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|HUMAN CAPITAL & INVESTMENT CHARACTERISTICS,|
IMPLICATIONS FOR LOCATIONAL
|C Y C L E ... P H A S E S|
"Research & Development", "Innovation", "Market Development"
From "Rapid Growth" to "Competitive Turbulence"
Saturation, Life Extension, Possible Decline & Death (Replacement)
|Technology||Short production runs.
Rapidly changing production technologies and "ways of doing things".
Dependence on external (incl.agglomeration-) economies favoring incubator-type locations.
|Gradual introduction of mass production methods.
Frequent variation in production techniques.
|Long runs & stable technology.
Few innovations of importance, with the possible exception of
|Capital intensity||Relatively low capital (-goods) intensity [but differing widely
But high human capital intensity [see below]).
|High (due to high rate of obsolescence). Importance of venture capital and venture-capital locations||High (due to large investments in specialized equipment) and Infrastructure & overhead capital equipment (tends to favor large multinational firms "with deep pockets" at low-wage locations).|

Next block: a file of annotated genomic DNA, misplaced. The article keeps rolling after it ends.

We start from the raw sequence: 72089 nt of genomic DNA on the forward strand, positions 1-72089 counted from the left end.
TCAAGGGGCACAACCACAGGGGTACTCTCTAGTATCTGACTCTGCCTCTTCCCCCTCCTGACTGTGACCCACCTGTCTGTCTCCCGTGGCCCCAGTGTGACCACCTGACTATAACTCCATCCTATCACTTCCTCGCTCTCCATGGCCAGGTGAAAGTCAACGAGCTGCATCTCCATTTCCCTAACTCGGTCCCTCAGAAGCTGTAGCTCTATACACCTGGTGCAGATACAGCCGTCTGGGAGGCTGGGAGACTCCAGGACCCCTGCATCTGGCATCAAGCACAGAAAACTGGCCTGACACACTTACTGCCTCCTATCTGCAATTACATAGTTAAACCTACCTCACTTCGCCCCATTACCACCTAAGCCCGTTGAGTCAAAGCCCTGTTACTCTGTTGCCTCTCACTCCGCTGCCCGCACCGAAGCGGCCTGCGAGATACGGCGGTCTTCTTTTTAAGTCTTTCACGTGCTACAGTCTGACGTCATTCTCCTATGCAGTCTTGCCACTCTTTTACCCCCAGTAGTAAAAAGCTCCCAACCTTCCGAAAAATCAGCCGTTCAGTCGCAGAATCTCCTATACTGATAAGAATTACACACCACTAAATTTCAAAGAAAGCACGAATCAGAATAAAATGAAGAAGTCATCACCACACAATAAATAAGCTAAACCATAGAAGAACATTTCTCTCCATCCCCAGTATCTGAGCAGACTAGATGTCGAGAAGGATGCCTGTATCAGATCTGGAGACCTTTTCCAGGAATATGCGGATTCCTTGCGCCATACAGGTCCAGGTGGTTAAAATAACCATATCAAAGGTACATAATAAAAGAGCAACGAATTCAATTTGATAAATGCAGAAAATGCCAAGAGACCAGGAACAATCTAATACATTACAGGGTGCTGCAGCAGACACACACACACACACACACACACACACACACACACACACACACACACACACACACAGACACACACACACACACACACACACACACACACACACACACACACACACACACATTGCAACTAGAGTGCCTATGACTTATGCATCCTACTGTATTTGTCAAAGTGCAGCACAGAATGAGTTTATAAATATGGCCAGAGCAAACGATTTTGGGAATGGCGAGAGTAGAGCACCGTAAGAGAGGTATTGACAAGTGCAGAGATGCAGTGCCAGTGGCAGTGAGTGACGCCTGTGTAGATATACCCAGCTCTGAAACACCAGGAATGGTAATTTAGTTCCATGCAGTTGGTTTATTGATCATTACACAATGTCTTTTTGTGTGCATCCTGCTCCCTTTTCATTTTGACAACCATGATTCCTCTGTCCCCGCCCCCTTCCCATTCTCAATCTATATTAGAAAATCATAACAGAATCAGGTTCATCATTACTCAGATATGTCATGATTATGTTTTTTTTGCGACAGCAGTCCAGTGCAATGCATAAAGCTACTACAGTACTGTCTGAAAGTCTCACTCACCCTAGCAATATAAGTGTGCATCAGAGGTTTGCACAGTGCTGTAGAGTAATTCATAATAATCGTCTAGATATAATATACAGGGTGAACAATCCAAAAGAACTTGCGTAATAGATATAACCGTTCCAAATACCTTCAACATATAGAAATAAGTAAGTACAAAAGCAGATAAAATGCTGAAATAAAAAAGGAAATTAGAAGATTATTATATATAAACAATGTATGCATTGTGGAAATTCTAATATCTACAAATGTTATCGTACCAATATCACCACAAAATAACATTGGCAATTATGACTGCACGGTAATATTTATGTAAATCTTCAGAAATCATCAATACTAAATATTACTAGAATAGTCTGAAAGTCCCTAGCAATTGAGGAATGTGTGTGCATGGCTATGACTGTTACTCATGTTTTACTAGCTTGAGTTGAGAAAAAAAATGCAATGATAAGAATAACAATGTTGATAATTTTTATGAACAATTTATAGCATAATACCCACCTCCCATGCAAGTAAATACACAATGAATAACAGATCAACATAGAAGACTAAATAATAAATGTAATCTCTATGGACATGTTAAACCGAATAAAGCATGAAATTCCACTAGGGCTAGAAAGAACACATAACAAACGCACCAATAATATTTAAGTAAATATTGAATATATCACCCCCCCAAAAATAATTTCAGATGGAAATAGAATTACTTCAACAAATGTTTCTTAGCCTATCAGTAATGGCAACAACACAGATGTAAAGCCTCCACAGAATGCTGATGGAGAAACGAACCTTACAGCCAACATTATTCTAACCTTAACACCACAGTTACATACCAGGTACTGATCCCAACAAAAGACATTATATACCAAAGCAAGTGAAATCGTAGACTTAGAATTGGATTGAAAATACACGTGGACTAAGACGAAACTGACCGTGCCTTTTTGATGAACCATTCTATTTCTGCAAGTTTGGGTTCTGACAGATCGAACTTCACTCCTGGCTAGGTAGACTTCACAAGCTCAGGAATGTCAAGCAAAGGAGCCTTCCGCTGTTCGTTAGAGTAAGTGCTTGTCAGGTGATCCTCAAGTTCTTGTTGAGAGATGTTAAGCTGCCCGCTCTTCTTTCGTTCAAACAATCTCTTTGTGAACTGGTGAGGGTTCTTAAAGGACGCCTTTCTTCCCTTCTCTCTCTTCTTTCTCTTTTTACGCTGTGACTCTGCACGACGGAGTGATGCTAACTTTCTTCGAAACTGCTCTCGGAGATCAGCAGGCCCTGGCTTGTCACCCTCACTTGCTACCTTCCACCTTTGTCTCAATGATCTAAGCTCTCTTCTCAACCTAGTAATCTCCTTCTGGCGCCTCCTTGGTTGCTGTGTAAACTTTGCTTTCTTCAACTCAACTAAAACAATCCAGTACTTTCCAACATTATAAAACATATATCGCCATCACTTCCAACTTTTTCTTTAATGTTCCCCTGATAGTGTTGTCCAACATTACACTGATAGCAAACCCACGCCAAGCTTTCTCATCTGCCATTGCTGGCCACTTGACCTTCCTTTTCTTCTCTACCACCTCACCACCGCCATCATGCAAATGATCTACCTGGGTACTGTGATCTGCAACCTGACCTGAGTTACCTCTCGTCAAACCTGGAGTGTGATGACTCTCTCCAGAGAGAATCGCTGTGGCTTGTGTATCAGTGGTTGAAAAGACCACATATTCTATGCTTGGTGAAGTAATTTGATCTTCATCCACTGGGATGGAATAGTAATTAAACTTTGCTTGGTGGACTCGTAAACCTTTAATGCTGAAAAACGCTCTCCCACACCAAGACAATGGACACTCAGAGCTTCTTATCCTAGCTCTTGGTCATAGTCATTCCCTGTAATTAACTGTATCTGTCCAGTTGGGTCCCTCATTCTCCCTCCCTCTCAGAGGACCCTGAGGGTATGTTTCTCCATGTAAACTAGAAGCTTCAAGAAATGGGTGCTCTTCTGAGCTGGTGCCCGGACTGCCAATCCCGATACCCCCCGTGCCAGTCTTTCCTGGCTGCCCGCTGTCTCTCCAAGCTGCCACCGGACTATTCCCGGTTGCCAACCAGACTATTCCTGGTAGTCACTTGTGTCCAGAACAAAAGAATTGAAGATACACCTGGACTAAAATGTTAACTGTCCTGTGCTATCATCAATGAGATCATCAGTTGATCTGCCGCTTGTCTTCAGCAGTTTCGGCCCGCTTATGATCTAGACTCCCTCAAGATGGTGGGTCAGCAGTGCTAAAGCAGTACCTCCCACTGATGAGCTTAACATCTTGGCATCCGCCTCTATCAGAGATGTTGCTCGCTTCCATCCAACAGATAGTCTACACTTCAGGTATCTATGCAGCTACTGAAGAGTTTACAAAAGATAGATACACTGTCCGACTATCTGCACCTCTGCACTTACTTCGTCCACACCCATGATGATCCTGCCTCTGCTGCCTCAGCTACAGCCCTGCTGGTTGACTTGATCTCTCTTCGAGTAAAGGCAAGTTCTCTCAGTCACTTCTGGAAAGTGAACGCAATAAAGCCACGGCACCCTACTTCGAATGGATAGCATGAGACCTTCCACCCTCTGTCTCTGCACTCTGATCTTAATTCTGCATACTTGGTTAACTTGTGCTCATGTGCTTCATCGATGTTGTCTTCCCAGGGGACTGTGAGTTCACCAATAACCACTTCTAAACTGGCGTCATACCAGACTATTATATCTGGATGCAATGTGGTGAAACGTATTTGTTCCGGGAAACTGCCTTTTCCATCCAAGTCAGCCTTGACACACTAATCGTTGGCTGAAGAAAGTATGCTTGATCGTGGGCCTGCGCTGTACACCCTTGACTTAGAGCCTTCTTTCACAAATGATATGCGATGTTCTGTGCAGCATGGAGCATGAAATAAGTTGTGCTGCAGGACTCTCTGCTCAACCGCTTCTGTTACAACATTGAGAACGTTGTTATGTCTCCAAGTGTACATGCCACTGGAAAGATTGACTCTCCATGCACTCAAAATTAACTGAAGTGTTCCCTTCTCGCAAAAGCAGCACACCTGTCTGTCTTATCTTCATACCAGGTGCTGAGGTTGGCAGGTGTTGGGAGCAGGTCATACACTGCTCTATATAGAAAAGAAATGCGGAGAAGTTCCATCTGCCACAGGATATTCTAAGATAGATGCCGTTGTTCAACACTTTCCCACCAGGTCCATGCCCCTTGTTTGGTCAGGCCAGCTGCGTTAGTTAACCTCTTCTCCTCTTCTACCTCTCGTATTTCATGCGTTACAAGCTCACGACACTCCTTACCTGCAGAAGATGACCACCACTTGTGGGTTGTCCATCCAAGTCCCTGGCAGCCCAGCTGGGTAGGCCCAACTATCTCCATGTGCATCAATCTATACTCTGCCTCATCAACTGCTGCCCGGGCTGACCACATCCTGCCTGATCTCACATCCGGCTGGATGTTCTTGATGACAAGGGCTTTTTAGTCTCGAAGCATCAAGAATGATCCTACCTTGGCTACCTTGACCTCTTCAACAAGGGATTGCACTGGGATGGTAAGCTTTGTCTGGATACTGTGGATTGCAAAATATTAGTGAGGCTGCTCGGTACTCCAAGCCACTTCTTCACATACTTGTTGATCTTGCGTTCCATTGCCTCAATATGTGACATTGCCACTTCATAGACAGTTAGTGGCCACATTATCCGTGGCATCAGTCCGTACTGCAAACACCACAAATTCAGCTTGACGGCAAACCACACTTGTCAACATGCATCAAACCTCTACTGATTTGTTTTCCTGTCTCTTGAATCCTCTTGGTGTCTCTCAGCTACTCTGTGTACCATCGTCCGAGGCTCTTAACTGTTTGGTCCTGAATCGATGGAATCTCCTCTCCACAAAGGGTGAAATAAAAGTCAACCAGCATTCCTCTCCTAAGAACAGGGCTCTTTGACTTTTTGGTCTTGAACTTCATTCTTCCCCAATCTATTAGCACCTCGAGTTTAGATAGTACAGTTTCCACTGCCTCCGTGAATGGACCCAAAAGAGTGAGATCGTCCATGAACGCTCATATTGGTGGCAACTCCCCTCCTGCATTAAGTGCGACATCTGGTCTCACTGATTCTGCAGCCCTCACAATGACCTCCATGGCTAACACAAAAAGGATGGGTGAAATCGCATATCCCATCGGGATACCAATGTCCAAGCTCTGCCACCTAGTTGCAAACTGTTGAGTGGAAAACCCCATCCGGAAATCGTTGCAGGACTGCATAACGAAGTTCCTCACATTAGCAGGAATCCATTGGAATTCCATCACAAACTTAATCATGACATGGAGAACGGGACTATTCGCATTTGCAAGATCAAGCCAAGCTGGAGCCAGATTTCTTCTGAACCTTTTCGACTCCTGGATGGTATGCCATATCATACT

|Industry structure||Entry dependent on know-how.
Numerous firms providing specialized services.
|Initially: more and more firms.
But then also failures and mergers (buy-outs & shake-out of the weak, i.e. those unable to make the transition from skilled- labor- intensive to capital- intensive production).
|Less and less firms.
New entries become difficult due to need for financial resources.
|Critical Human Inputs (required at production locations)||Scientific & engineering.
|Unskilled and semi-skilled labor |
(at low, "competitive" wage levels, often leading to moves to less-developed regions in Western countries or to 3rd world countries).
|Demand Structure||Sellers' market.
Market proximity. Monopolistic pricing.
Large profits often hidden by rapid depreciation of development costs and reinvestment
Performance and price of substitutes determined buyers' expectations.
|Early entry of many aggressive emulators (attracted by large profits).
Individual producers face growing price elasticity.
Intra-industry competition leads to price reductions.
Competitors begin to encroach on (or "squeeze") one other's market areas.
Product information spreading.
Relatively stable market shares.
Product information easily accessible on the Internet or elsewhere.
| Econ & Bus Geog